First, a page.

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1. Apple Granted Patent for Invisible backside Controls for future iDevices May 2013
The US Patent and Trademark Office officially published a series of 34 newly granted patents for Apple Inc. today. In this particular report we single out a patent that generally relates to input devices and device display systems, and more particularly to invisible input systems and device display systems. The input devices and display systems may become visible when illuminated from behind through microperforated holes that are invisible to the naked eye.

Apple has been working on this type of control since 2006. We first presented Apple's concept of using invisible backside controls for the iPad back in our January 2010 titled "Apple: The Tablet Prophecies." Then in April 2010 we reported on a new Apple patent application which is the basis for today's granted patent.


Apple's Invisible Backside Button Control for iDevices


2. Invsible backside iDevice Controls - button

Apple's patent FIG. 1 illustrates the backside of an iDevice like an iPhone. As you can see above, there's an integrated invisible button. Apple states that such controls could also apply to future applications on other devices such remote control, game player, MacBook and more.


The invisible button could be illuminated. Apple states that "the backlight can be activated when a user taps or presses down on the button. In another embodiment, a motion sensor (not shown) may interface with the LED and activate it when motion is detected. In another embodiments heat and/or sound sensors (not shown) can interface with and activate LED 95 when heat and/or sound is detected."


Apple's Invisible Backside Slider Control for iDevices


3. Apple granted patent for invisible backside controls - slider

Apple's Invisible Controls Could be applied to many Future Functions


Apple's visible controls may be a contextual control, meaning that the function of control is dependent upon an operating state of the device such as when iTunes is active so as to control iTunes functions. In other implementations, invisible contextual controls (not shown) can be used to deactivate a camera, eject a disk or USB stick, or to illuminate the keyboard depending on the state of the MacBook. Even the entire keyboard of the MacBook can be replaced with an array of invisible buttons. In fact, all of the conventional keys, buttons, track pads, etc. on a MacBook or other electronic device can be replaced by invisible inputs according to the present invention. In this way, Apple states, "the truly seamless design has become a reality."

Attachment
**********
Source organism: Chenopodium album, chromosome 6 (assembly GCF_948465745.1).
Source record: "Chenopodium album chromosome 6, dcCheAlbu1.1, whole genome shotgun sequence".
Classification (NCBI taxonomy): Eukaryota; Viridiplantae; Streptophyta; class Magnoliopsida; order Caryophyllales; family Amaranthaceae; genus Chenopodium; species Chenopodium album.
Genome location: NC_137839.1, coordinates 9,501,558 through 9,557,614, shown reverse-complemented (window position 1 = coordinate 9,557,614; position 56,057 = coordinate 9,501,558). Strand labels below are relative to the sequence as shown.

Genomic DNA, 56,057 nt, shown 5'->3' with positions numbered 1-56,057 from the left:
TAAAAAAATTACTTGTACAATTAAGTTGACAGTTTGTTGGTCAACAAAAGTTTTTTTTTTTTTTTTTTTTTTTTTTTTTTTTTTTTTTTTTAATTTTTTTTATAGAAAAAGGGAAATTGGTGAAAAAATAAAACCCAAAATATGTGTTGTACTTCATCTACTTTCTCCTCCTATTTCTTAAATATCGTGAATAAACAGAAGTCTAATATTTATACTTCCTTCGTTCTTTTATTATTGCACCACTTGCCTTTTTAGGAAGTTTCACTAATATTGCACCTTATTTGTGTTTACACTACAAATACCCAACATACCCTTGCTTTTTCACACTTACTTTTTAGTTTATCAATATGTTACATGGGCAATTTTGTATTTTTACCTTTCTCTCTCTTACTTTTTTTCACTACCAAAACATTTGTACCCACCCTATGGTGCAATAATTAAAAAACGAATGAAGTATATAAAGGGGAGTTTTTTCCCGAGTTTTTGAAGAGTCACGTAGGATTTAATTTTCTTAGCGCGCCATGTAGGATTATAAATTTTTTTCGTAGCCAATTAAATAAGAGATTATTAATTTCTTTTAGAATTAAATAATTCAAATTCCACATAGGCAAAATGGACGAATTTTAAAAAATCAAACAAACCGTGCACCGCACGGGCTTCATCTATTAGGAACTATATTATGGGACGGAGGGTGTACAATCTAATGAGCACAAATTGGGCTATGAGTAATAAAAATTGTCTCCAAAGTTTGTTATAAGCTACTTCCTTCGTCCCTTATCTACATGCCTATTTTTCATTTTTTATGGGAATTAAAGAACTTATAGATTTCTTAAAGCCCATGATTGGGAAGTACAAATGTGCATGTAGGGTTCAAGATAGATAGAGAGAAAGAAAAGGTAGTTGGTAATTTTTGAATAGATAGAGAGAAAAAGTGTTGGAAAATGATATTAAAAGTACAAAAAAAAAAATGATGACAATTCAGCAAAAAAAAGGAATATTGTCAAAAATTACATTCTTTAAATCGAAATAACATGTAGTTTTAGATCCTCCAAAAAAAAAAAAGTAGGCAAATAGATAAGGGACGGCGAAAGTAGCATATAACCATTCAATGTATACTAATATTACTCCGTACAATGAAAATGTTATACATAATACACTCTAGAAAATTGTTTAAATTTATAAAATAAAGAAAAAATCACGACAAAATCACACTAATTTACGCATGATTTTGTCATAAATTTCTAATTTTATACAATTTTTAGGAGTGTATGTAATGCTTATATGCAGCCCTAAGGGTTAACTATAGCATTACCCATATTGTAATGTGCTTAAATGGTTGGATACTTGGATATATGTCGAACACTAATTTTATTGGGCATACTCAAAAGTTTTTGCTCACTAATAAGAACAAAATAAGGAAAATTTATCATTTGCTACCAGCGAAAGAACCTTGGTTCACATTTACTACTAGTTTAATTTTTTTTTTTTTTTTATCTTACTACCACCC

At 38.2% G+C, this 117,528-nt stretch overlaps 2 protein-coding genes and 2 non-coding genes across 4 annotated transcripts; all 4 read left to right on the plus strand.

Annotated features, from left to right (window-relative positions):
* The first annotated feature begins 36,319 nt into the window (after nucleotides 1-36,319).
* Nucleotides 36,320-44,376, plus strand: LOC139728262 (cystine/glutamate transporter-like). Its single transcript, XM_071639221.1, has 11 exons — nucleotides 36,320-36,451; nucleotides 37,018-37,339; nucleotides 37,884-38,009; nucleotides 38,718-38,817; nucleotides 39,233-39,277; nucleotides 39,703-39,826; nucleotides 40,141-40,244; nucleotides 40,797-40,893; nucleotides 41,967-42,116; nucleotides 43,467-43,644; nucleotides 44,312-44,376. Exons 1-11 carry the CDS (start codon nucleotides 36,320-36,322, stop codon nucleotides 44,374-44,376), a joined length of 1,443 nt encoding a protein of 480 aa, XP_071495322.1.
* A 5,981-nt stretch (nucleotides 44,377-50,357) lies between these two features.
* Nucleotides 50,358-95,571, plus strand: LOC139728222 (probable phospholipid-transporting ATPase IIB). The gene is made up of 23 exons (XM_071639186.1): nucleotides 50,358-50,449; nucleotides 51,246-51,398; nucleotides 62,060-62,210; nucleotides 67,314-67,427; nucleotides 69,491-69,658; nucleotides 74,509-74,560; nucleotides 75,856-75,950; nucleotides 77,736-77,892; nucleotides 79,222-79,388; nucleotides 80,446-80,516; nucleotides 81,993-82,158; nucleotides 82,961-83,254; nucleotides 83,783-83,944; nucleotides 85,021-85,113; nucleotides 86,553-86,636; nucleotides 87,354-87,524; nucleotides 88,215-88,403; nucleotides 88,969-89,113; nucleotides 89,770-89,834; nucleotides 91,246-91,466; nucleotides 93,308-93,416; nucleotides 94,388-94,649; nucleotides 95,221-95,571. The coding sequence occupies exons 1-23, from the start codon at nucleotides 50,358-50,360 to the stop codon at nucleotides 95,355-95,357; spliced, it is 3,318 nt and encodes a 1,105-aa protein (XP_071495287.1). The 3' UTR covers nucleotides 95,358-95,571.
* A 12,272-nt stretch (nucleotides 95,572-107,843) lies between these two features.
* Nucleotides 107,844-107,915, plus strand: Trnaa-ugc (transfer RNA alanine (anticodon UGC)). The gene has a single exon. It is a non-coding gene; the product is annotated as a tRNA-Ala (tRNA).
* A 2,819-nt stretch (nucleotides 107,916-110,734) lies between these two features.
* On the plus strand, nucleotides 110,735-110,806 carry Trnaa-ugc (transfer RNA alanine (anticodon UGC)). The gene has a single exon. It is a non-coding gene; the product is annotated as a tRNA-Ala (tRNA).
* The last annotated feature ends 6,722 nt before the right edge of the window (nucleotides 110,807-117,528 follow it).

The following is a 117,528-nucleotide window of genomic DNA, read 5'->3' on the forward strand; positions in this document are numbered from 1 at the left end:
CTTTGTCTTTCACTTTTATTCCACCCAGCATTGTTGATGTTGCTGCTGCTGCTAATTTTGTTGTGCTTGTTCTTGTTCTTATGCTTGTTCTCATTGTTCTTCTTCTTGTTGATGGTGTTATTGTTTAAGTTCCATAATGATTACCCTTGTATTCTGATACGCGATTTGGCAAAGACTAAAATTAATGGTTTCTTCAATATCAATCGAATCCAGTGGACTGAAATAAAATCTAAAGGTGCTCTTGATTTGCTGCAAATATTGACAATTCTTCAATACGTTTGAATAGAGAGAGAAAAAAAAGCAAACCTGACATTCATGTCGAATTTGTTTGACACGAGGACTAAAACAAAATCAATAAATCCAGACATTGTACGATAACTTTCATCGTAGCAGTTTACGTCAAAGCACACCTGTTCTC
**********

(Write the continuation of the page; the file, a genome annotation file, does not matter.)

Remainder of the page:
Considering that Apple's competition is upping the ante by providing new forms of controls for device functions like waving a hand over a smartphone interface to answer a smartphone, Apple's granted patent holds some potential for adding invisible controls for gaming, ebooks, iTunes and more. Whether Apple will ever bring this invention to market is unknown at this time.


Apple credits Omar Leung and David Amm as the inventors of this granted patent which was originally filed in Q4 2008 and published today by the US Patent and Trademark Office. To review today's granted patent claims and details, see US granted patent number 8,436,816.


A Note for Tech Sites Covering our Report: We ask tech sites covering our report to kindly limit the use of our graphics to one image. Thanking you in advance for your cooperation.


PA - Bar - Notice

Patently Apple presents only a brief summary of granted patents with associated graphics for journalistic news purposes as each Granted Patent is revealed by the U.S. Patent & Trademark Office. Readers are cautioned that the full text of any Granted Patent should be read in its entirety for full details. About Comments: Patently Apple reserves the right to post, dismiss or edit comments.


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